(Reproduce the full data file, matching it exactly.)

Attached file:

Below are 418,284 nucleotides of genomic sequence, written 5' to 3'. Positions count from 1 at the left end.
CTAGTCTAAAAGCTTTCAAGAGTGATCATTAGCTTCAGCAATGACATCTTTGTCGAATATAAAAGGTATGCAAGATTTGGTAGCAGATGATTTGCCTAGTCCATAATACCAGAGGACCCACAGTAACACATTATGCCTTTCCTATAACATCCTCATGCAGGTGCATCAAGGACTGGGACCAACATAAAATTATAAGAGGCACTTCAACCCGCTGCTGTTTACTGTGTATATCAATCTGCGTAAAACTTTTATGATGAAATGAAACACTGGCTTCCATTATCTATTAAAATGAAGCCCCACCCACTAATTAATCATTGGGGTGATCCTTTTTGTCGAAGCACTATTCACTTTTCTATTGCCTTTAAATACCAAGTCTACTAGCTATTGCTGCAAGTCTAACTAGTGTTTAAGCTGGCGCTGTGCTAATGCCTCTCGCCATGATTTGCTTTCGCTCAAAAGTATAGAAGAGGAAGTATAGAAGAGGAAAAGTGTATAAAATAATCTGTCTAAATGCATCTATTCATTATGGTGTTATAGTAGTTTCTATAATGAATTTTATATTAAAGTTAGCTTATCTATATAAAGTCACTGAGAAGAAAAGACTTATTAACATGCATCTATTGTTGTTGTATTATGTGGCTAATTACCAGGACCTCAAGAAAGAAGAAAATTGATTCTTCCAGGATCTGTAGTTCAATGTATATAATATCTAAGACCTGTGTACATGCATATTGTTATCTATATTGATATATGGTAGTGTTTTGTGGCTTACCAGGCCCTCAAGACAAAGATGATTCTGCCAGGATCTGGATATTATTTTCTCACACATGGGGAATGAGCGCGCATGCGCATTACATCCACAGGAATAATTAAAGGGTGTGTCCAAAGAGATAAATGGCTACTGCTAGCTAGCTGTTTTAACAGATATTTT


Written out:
Below are 418,284 nucleotides of genomic sequence, written 5' to 3'. Positions count from 1 at the left end.
CTAGTCTAAAAGCTTTCAAGAGTGATCATTAGCTTCAGCAATGACATCTTTGTCGAATATAAAAGGTATGCAAGATTTGGTAGCAGATGATTTGCCTAGTCCATAATACCAGAGGACCCACAGTAACACATTATGCCTTTCCTATAACATCCTCATGCAGGTGCATCAAGGACTGGGACCAACATAAAATTATAAGAGGCACTTCAACCCGCTGCTGTTTACTGTGTATATCAATCTGCGTAAAACTTTTATGATGAAATGAAACACTGGCTTCCATTATCTATTAAAATGAAGCCCCACCCACTAATTAATCATTGGGGTGATCCTTTTTGTCGAAGCACTATTCACTTTTCTATTGCCTTTAAATACCAAGTCTACTAGCTATTGCTGCAAGTCTAACTAGTGTTTAAGCTGGCGCTGTGCTAATGCCTCTCGCCATGATTTGCTTTCGCTCAAAAGTATAGAAGAGGAAGTATAGAAGAGGAAAAGTGTATAAAATAATCTGTCTAAATGCATCTATTCATTATGGTGTTATAGTAGTTTCTATAATGAATTTTATATTAAAGTTAGCTTATCTATATAAAGTCACTGAGAAGAAAAGACTTATTAACATGCATCTATTGTTGTTGTATTATGTGGCTAATTACCAGGACCTCAAGAAAGAAGAAAATTGATTCTTCCAGGATCTGTAGTTCAATGTATATAATATCTAAGACCTGTGTACATGCATATTGTTATCTATATTGATATATGGTAGTGTTTTGTGGCTTACCAGGCCCTCAAGACAAAGATGATTCTGCCAGGATCTGGATATTATTTTCTCACACATGGGGAATGAGCGCGCATGCGCATTACATCCACAGGAATAATTAAAGGGTGTGTCCAAAGAGATAAATGGCTACTGCTAGCTAGCTGTTTTAACAGATATTTT